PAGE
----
Susanna Berti Franceschi is Vice-President of the Angiolo and Maria Teresa Berti National Historical Society. As part of her role, she is also the Director of the scientific committee for historical research and is in charge of organizing conferences on behalf of the Society.
The Archetypes Of Fear
Of all the psychological behaviours and of all the emotions that govern our relationship with external reality, fear is, perhaps, and the most adaptive and «corrective».
It is through fear that we learn to recognise danger and it is on the basis of this learning – a path which is itself not without risk (I might mention the child who, burning himself, acquires a fear of fire) – we develop strategies of prevention in order to avoid danger.
It is due to fear that evolution has favoured humans over other species.
As humans, we relate the emotion of fear first to memory, and then to our own hypothesis of danger. It is in this way that we are able, both as individuals and as a species, to evaluate the risk of a given event.
The most ancient fears can be traced back to the first bipedal hominids. These fears have entered the collective memory and are common to all human beings. They are fears which are acquired at birth and which do not require direct experience.
Let us take a simple example: earthquakes.
All of us, despite having no direct experience of this event, are instinctively afraid of earthquakes. Carl Gustav Jung, the great psychoanalyst and scholar of Transcendentalism and the paranormal, defined these sorts of fear as archetypes.
There are also individual fears, those that are born and develop on the basis of a traumatic experience or painful event. If you are bitten by a dog, you will necessarily be afraid of any dog which tries to approach you.
It is necessary at this point to distinguish fear from phobias. Fear stems from a real event which has caused pain or danger. Phobias (the full distinction is too lengthy to explain here) are also born of imagined events. Simply put, fear is a part of reality, while phobias belong to the realm of the symbolic.
In this brief dissertation on fear we might say, therefore, that there exist both fears as old as man, as well as collective fears relating to more recent events in human history.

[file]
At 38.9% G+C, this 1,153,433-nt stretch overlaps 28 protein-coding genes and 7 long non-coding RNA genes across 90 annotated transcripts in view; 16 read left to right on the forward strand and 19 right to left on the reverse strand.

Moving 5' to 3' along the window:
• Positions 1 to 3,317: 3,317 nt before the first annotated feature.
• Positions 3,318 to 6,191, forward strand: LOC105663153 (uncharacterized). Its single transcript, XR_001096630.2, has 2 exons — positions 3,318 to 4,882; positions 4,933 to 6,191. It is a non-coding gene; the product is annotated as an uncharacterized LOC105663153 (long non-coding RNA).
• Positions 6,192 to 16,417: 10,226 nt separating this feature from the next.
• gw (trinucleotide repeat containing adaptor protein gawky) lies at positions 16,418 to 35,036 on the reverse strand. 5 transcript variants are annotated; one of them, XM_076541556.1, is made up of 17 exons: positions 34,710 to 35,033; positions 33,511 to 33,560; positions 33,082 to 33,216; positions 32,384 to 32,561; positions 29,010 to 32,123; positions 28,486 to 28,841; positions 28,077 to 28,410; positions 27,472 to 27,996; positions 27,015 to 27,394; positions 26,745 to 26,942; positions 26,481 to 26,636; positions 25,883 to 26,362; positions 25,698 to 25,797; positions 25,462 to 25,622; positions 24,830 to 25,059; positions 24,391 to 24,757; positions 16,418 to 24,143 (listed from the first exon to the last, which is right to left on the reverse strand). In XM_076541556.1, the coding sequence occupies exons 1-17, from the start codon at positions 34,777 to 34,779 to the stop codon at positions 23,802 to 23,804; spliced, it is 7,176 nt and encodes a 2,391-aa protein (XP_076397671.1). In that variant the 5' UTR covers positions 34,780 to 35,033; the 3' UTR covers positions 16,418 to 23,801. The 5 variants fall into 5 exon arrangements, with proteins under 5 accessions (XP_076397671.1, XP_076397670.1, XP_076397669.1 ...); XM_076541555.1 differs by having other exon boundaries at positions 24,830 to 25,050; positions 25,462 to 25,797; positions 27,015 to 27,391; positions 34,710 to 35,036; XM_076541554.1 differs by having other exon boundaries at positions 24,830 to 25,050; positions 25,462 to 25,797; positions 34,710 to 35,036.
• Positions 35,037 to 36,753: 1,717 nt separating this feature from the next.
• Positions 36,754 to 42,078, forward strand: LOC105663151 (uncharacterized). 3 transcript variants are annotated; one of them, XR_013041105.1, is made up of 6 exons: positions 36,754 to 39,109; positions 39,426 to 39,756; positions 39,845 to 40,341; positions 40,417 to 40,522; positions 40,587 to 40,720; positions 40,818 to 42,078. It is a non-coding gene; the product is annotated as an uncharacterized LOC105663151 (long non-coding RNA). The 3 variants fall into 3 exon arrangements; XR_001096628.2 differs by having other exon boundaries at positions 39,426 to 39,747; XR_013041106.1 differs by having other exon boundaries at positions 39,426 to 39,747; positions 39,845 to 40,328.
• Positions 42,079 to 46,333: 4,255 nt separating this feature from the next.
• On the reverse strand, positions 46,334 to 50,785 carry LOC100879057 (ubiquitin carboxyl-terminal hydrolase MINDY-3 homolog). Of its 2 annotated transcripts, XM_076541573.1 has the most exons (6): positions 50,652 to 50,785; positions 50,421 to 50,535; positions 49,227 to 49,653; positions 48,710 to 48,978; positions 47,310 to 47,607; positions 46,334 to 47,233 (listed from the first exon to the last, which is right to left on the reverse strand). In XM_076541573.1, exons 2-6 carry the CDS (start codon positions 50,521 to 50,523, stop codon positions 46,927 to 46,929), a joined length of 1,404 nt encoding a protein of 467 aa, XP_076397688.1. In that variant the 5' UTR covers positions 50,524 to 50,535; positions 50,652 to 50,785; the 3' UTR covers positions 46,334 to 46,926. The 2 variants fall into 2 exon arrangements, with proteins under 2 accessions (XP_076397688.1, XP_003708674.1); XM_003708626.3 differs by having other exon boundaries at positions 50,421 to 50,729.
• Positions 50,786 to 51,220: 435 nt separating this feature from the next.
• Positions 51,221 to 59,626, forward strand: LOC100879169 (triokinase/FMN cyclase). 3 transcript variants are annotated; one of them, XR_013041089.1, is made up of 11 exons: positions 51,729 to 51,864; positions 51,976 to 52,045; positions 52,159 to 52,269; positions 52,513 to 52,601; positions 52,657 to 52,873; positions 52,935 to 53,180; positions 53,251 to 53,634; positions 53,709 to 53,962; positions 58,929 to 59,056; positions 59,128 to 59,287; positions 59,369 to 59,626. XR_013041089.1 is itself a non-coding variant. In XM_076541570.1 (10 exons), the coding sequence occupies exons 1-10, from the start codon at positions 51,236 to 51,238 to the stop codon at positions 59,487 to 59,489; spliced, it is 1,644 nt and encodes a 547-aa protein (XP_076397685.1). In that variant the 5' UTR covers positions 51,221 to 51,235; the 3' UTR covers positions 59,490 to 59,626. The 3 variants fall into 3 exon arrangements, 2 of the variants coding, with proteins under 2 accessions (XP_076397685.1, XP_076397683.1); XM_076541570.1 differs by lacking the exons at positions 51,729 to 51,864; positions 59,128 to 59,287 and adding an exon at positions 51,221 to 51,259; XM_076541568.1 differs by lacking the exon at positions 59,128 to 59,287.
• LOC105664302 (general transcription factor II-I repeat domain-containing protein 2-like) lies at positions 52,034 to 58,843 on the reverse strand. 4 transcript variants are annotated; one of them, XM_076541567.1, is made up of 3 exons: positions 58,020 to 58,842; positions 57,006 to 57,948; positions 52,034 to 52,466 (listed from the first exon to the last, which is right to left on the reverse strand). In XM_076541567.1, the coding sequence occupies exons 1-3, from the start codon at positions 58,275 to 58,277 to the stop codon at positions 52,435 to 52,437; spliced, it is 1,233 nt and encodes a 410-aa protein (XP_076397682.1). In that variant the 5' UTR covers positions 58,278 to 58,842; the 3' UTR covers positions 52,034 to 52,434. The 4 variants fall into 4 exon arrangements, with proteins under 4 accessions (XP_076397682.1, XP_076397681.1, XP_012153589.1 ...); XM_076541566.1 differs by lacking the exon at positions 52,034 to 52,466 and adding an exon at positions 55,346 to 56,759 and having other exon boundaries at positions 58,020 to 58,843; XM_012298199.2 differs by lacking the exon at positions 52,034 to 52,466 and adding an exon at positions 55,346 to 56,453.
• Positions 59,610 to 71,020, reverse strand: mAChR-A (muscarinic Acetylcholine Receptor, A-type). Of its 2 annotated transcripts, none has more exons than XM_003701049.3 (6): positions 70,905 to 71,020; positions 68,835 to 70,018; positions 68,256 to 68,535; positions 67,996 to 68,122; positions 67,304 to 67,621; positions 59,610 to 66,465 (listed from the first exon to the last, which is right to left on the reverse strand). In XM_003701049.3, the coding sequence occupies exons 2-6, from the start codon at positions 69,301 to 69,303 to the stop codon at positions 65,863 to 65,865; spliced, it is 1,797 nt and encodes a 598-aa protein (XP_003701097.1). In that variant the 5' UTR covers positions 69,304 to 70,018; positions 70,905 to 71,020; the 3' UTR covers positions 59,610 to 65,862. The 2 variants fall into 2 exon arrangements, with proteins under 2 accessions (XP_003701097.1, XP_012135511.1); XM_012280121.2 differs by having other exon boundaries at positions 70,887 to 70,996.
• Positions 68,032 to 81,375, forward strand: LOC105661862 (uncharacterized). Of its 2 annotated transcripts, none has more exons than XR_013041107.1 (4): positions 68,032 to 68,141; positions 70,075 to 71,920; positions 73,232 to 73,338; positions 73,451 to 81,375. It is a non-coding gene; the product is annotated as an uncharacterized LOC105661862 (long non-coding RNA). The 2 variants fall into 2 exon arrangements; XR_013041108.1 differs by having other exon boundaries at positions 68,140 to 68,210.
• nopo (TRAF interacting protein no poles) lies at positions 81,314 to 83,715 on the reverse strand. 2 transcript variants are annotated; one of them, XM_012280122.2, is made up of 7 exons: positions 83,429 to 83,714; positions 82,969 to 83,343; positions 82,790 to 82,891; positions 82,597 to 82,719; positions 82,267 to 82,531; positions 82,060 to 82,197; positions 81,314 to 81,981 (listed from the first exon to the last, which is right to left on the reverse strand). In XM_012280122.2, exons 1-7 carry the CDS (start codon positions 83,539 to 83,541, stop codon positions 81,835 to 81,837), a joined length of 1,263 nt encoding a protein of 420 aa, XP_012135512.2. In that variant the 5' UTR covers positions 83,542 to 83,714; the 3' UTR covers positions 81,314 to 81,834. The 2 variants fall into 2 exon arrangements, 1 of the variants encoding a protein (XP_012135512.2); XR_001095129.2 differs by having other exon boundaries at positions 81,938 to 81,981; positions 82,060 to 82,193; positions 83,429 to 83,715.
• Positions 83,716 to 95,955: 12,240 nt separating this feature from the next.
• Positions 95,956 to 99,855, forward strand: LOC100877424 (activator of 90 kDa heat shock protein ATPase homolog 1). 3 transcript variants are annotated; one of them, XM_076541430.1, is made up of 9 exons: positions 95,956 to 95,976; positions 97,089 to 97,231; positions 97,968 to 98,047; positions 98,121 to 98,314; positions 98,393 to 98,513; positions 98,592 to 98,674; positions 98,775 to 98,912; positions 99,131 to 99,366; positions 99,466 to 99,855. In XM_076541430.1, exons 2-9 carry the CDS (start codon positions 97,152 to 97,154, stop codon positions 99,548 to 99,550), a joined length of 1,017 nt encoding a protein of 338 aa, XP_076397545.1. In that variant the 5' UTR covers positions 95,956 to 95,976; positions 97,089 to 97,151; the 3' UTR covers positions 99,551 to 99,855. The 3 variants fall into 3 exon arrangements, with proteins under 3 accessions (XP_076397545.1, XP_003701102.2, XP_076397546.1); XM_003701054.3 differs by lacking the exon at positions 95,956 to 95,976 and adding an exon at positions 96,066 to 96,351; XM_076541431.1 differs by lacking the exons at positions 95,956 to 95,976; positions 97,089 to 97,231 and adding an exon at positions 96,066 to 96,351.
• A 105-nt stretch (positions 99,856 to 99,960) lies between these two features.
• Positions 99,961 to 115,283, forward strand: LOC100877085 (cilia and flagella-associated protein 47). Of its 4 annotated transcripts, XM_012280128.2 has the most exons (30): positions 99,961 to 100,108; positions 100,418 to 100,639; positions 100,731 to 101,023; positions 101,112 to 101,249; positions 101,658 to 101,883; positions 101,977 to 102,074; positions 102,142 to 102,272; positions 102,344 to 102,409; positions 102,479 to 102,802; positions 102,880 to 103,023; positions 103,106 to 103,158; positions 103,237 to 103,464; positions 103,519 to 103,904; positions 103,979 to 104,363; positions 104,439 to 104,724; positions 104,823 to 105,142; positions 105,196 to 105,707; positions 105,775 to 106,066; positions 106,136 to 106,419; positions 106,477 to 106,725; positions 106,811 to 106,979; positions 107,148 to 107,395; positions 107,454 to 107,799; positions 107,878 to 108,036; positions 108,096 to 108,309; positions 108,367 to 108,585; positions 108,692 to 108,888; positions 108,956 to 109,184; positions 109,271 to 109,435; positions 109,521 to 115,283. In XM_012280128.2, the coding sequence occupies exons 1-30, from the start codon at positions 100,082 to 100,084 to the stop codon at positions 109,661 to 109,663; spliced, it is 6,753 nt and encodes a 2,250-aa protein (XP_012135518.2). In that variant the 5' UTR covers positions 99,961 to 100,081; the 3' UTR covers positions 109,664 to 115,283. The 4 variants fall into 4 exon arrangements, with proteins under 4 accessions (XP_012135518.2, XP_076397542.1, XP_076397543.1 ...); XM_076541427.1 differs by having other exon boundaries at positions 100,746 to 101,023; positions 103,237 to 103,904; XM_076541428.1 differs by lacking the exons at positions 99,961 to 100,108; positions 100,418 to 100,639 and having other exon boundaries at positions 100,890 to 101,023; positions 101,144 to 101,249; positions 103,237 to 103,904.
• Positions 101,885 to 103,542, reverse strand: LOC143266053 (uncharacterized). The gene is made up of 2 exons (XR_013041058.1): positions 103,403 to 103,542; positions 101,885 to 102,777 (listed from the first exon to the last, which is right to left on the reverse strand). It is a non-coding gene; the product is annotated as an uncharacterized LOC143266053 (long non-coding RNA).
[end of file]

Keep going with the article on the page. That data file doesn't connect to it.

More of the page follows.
One such example, which is today both extremely widespread and a source of collective anxiety, is the fear of the end of the world and of the effect on humanity of nuclear and natural disasters.
Some might argue that as early as the year 1000, humanity was afflicted by a collective madness heralding catastrophic events which, it was assumed, would bring about the end of the known world. I, in fact, consider such prophecies as a precursor of the fear which we experience today. It should also be said that a fear of the world ending with the first millennium originated in what many saw as God’s inevitable punishment of man for his sins and transgressions.
In the wake of this fear there flourished a number of religious movements and mystics, all claiming to be able to redirect the benevolent eye of the Eternal Father back towards to humanity. The fear of the third millennium is more invasive and destructive: it is no longer God who punishes and destroys, but man, through the misuse of science, who will bring about the final catastrophe.
Such a fear is characterised by depression and a sense of inevitability, in which man is the conscious, but equally helpless spectator of his own destruction. These short stories speak precisely of this: the terrifying hypotheses which one famous film defined as «The Day After Tomorrow», the next day, or centuries or millennia later.
But, as the title implies, they also speak of more than just the human condition, something which has and will always remain unchanged throughout man’s collective journey: they tell of love, of memory, of nostalgia, of marginalisation and the sense of being different. For I believe that to truly understand man, one must also know his fears.
Susanna Berti Franceschi
Susanna Berti Franceschi